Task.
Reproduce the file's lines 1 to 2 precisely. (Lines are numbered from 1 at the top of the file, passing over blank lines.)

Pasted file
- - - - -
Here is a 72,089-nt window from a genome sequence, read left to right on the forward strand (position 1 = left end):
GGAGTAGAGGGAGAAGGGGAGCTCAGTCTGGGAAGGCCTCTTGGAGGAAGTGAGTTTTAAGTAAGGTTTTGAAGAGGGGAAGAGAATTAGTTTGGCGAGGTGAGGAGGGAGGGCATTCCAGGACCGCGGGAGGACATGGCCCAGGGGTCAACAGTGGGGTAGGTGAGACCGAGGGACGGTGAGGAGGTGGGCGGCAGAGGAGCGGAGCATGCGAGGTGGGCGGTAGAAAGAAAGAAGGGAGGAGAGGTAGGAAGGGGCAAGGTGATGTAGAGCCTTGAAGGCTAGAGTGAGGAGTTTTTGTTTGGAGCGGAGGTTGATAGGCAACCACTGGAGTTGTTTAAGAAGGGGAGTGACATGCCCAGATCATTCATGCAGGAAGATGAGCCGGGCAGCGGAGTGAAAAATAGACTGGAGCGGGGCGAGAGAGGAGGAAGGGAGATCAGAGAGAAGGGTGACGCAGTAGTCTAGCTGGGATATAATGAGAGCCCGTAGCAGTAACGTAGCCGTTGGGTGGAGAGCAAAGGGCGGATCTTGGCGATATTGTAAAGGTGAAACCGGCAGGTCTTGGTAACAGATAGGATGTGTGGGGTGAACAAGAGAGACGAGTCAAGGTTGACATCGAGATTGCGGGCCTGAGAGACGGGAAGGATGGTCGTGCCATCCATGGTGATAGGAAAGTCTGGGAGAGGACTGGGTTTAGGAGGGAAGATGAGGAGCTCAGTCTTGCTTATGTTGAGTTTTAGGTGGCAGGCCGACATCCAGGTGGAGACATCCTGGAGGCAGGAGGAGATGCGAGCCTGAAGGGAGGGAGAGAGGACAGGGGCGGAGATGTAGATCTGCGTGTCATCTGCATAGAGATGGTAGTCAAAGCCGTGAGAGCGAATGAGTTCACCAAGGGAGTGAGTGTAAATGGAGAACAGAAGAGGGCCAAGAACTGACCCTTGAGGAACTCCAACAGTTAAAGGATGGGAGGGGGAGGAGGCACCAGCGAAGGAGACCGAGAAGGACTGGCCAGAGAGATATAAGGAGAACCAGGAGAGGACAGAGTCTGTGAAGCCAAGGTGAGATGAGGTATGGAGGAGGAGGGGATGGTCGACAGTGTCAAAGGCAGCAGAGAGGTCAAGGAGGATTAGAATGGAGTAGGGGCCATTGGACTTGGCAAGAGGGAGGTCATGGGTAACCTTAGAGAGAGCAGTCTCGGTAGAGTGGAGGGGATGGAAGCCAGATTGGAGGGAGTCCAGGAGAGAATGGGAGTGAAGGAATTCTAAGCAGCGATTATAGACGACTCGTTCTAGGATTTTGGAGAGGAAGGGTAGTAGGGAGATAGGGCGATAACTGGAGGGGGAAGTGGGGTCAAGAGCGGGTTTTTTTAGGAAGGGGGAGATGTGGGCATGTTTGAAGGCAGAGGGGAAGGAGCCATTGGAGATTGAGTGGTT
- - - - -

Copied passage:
Here is a 72,089-nt window from a genome sequence, read left to right on the forward strand (position 1 = left end):
GGAGTAGAGGGAGAAGGGGAGCTCAGTCTGGGAAGGCCTCTTGGAGGAAGTGAGTTTTAAGTAAGGTTTTGAAGAGGGGAAGAGAATTAGTTTGGCGAGGTGAGGAGGGAGGGCATTCCAGGACCGCGGGAGGACATGGCCCAGGGGTCAACAGTGGGGTAGGTGAGACCGAGGGACGGTGAGGAGGTGGGCGGCAGAGGAGCGGAGCATGCGAGGTGGGCGGTAGAAAGAAAGAAGGGAGGAGAGGTAGGAAGGGGCAAGGTGATGTAGAGCCTTGAAGGCTAGAGTGAGGAGTTTTTGTTTGGAGCGGAGGTTGATAGGCAACCACTGGAGTTGTTTAAGAAGGGGAGTGACATGCCCAGATCATTCATGCAGGAAGATGAGCCGGGCAGCGGAGTGAAAAATAGACTGGAGCGGGGCGAGAGAGGAGGAAGGGAGATCAGAGAGAAGGGTGACGCAGTAGTCTAGCTGGGATATAATGAGAGCCCGTAGCAGTAACGTAGCCGTTGGGTGGAGAGCAAAGGGCGGATCTTGGCGATATTGTAAAGGTGAAACCGGCAGGTCTTGGTAACAGATAGGATGTGTGGGGTGAACAAGAGAGACGAGTCAAGGTTGACATCGAGATTGCGGGCCTGAGAGACGGGAAGGATGGTCGTGCCATCCATGGTGATAGGAAAGTCTGGGAGAGGACTGGGTTTAGGAGGGAAGATGAGGAGCTCAGTCTTGCTTATGTTGAGTTTTAGGTGGCAGGCCGACATCCAGGTGGAGACATCCTGGAGGCAGGAGGAGATGCGAGCCTGAAGGGAGGGAGAGAGGACAGGGGCGGAGATGTAGATCTGCGTGTCATCTGCATAGAGATGGTAGTCAAAGCCGTGAGAGCGAATGAGTTCACCAAGGGAGTGAGTGTAAATGGAGAACAGAAGAGGGCCAAGAACTGACCCTTGAGGAACTCCAACAGTTAAAGGATGGGAGGGGGAGGAGGCACCAGCGAAGGAGACCGAGAAGGACTGGCCAGAGAGATATAAGGAGAACCAGGAGAGGACAGAGTCTGTGAAGCCAAGGTGAGATGAGGTATGGAGGAGGAGGGGATGGTCGACAGTGTCAAAGGCAGCAGAGAGGTCAAGGAGGATTAGAATGGAGTAGGGGCCATTGGACTTGGCAAGAGGGAGGTCATGGGTAACCTTAGAGAGAGCAGTCTCGGTAGAGTGGAGGGGATGGAAGCCAGATTGGAGGGAGTCCAGGAGAGAATGGGAGTGAAGGAATTCTAAGCAGCGATTATAGACGACTCGTTCTAGGATTTTGGAGAGGAAGGGTAGTAGGGAGATAGGGCGATAACTGGAGGGGGAAGTGGGGTCAAGAGCGGGTTTTTTTAGGAAGGGGGAGATGTGGGCATGTTTGAAGGCAGAGGGGAAGGAGCCATTGGAGATTGAGTGGTT